James Gottstein

James B. "Jim" Gottstein, JD, is an Alaska based lawyer who specializes in business matters and public land law, and is well known as an attorney advocate for people diagnosed with serious mental illness. Gottstein has sought to check the massive growth in psychiatric drugging, particularly of children.

Gottstein is also trying to make alternatives to psychiatric drugs available in Alaska, through organizations he has founded or helped lead, including Soteria-Alaska and CHOICES, Inc.

In 2002, Gottstein co-founded the Law Project for Psychiatric Rights (PsychRights), and currently serves as its president. He is also a member of the board of directors of the International Center for the Study of Psychiatry and Psychology (ICSPP).

Education and early career

Gottstein grew up in Anchorage, Alaska, and graduated in 1971 from West Anchorage High School. In 1974, he earned his bachelor of science degree, with honors in finance, from the University of Oregon, in Eugene, Oregon. Gottstein completed his legal studies in 1978, at Harvard Law School. After graduating from Harvard, from 1978 to 1980, Gottstein returned to Alaska, where he launched his legal career at the law firm of Robert M. Goldberg & Associates.


Since 1985, Gottstein has practiced law independently, conducting business as the Law Offices of James B. Gottstein. Between 1986 and 1997, Gottstein represented Alaskans with mental disorders in the Mental Health Trust Land Litigation, which resulted in a settlement valued at approximately $1 billion. State agencies in Alaska had misappropriated funds generated by a one million acre (4,000 km²) land trust, granted specifically for generating funds to operate the state's mental health program.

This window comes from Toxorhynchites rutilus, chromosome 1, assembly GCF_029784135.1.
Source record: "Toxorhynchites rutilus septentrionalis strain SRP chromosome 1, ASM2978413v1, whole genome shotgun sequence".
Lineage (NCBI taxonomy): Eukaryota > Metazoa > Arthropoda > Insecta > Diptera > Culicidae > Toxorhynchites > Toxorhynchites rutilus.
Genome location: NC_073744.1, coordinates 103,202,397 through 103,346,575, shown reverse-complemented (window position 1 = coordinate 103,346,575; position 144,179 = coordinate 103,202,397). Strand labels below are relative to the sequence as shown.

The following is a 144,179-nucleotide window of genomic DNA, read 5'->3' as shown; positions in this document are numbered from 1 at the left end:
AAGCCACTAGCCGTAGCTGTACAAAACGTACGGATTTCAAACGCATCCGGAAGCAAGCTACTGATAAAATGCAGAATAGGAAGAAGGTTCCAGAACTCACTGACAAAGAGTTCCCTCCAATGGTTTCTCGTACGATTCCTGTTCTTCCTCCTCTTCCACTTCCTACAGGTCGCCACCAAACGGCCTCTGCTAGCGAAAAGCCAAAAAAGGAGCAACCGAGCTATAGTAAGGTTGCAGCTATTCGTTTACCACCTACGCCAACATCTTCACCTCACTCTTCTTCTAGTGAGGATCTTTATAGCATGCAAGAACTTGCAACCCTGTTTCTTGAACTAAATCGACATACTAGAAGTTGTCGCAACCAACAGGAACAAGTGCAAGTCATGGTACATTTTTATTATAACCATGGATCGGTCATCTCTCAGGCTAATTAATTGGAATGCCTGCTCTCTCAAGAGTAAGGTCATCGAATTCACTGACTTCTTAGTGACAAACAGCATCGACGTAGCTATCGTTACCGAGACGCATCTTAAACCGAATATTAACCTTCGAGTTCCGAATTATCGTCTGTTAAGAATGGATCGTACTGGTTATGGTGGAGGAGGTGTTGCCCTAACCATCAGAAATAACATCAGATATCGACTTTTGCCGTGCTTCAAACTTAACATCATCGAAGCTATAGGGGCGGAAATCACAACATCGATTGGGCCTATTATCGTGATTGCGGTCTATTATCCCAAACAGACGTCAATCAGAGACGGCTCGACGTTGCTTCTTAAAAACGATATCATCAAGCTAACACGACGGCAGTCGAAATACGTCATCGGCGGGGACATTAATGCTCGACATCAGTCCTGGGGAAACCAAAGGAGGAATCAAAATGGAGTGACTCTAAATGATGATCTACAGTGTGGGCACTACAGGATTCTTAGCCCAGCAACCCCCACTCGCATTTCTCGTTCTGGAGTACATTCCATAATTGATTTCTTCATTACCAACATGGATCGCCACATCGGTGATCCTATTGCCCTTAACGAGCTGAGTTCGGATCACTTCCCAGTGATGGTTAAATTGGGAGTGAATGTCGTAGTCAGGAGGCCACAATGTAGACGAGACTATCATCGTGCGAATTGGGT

From 1998 to 2004, he was a member of the Alaska Mental Health Board (AMHB), where he served as committee chair for the program evaluation and budget committees.

In June, 2006, in a case that Gottstein argued before the Alaska Supreme Court, Myers v. Alaska Psychiatric Institute, the court ruled that Alaska's forced drugging procedures were unconstitutional.

PsychRights and consumer advocacy

The Law Project for Psychiatric Rights, aka PsychRights, is a non-profit organization founded by Gottstein to organize a serious, coordinated legal effort against forced psychiatric medication. Its mission is to bring fairness and reason into the administration of legal aspects of the mental health system, particularly unwarranted court ordered psychiatric drugging and electroshock.

In addition to co-founding PsychRights, Gottstein has co-founded several organizations, including:

* The Alaska Mental Health Consumer Web (with Katsumi Kenaston), which provides peer-support and a drop in center for mental health consumers in Anchorage;
* CHOICES, Inc. (Consumers Having Ownership in Creating Effective Services), which provides peer-run, alternative services, especially the right to choose not to take psychiatric drugs;
* Mental Health Consumers of Alaska (with Andrea Schmook and Barbara Greene), for which he served as a board member for ten years;
* Peer Properties, Inc., which is strictly an owner and operator of real estate, provides peer (mental health consumer) run housing for people diagnosed with serious mental illness who are homeless, at risk of homelessness, or living in bad situations; and
* Soteria-Alaska, Inc., where he now serves as president, is dedicated to providing a non-coercive and mainly non-drug alternative to psychiatric hospitalization, under the principles established by the late Dr. Loren Mosher;

Eli Lilly memos